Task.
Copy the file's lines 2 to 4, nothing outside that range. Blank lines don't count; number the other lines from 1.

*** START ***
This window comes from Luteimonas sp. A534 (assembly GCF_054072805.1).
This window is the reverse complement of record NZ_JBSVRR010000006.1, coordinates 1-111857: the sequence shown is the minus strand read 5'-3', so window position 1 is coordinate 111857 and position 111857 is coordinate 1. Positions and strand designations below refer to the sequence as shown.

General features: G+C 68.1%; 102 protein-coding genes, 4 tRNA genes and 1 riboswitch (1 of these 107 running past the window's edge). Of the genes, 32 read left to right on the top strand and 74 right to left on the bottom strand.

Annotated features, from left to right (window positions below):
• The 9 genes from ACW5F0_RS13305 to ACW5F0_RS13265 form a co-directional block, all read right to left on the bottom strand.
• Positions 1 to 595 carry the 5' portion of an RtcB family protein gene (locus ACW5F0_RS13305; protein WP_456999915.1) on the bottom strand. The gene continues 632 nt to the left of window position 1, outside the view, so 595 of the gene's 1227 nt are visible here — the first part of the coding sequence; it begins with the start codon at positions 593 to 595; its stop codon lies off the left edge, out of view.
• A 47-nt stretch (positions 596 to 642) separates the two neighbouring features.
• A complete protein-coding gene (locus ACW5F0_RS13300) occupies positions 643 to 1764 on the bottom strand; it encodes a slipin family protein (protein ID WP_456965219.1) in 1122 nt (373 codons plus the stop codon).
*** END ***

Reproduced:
This window is the reverse complement of record NZ_JBSVRR010000006.1, coordinates 1-111857: the sequence shown is the minus strand read 5'-3', so window position 1 is coordinate 111857 and position 111857 is coordinate 1. Positions and strand designations below refer to the sequence as shown.

General features: G+C 68.1%; 102 protein-coding genes, 4 tRNA genes and 1 riboswitch (1 of these 107 running past the window's edge). Of the genes, 32 read left to right on the top strand and 74 right to left on the bottom strand.

Annotated features, from left to right (window positions below):